Drivers' right turns can be deadly
By Lee Sensenbrenner
June 30, 2005
When a collision between a FedEx truck and a bicycle killed the 33-year-old cyclist on the east side of Madison earlier this month, it was a repetition of the kind of crash that city safety officials say they see again and again.
A driver typically looks left into traffic while turning right, keeping attention directed away from bicyclists or pedestrians in the crosswalks ahead, city Transportation Department safety educator Steve Meier said Wednesday.
Of 510 collisions reported between bicyclists and motorists between 1998 and 2003, the most recent period for which statistics are available, 65 involved a driver turning right. Only one involved a driver turning left, Meier noted.
Although it is legal to ride a bicycle on the sidewalk throughout most of Madison, Meier said the practice probably contributes to the risk of these accidents.
"We would like to make our streets safer so people feel comfortable riding in the streets," he said.
While Madison continues to add more bike paths and bike lanes across the city, Meier said those sharing the streets and sidewalks must improve their habits and realize that Madison supports different means of transportation.
"It's not just kids on sidewalks," Meier said. "The average age of a bicyclist involved in an accident is 30."
Meier, a bicyclist, said he wouldn't cross in front of a driver unless he had first established eye contact and was sure that the driver wouldn't pull out in front of him.
Police haven't charged the FedEx driver with any wrongdoing, saying the bicyclist ran into his truck as he pulled away from a stop sign, turning right onto Milwaukee Street from Marquette Street.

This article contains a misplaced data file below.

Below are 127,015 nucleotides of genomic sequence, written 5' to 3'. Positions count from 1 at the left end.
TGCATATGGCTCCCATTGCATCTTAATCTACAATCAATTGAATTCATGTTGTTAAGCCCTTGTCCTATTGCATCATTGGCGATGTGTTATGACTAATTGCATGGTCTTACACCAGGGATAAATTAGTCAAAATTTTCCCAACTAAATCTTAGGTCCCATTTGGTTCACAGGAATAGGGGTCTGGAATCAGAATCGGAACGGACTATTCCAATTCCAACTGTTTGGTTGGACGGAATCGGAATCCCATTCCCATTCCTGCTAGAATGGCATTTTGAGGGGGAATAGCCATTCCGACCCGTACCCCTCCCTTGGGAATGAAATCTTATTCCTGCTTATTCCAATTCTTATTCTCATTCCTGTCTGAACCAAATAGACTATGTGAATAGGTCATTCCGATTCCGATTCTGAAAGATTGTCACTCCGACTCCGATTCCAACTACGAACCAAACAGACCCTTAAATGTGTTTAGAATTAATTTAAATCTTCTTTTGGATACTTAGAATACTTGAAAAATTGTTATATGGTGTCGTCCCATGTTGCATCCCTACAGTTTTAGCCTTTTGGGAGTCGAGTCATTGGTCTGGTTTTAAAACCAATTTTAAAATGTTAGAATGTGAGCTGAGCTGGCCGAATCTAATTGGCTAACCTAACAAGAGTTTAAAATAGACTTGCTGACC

Theresa A. Kacynski, whom police said was killed instantly, was approaching the driver from his right on the sidewalk along Milwaukee Street. Her bicycle was dragged under the truck for 35 feet, police said.
Tom Royston, the general manager at Badger Cab, said one of his drivers, who was off duty and on foot at the time, saw the crash and was on the phone with his company's dispatcher at the time. The incident has been another reminder for the company that their workplace is a sometimes chaotic mix of cars, bicyclists and pedestrians.
"It gets to be an unintentionally adversarial relationship," Royston said, recalling stories from his drivers about how a car in the right lane might stop for a marked pedestrian crosswalk with a yield sign, but traffic in the left lane races on through.
"We've got a heavy mix of pedestrians and bicyclists, especially downtown, and everyone has to use some caution," Royston said.
Of the other relatively recent fatal accidents between motorists and nonmotorists in Madison, two others have involved a car or a truck turning right. A German tourist walking near the Capitol Square was killed when a 25-year-old woman hit her with her SUV in 2003, and a minister died crossing North Sherman Avenue when a car driven by a 76-year-old woman turned right from Vahlen Street.
"The pedestrian in each of these cases was in the crosswalk and was acting legally," Meier said. "But I encourage pedestrians to look behind them for turning vehicles just to be sure there isn't a driver who is about to turn."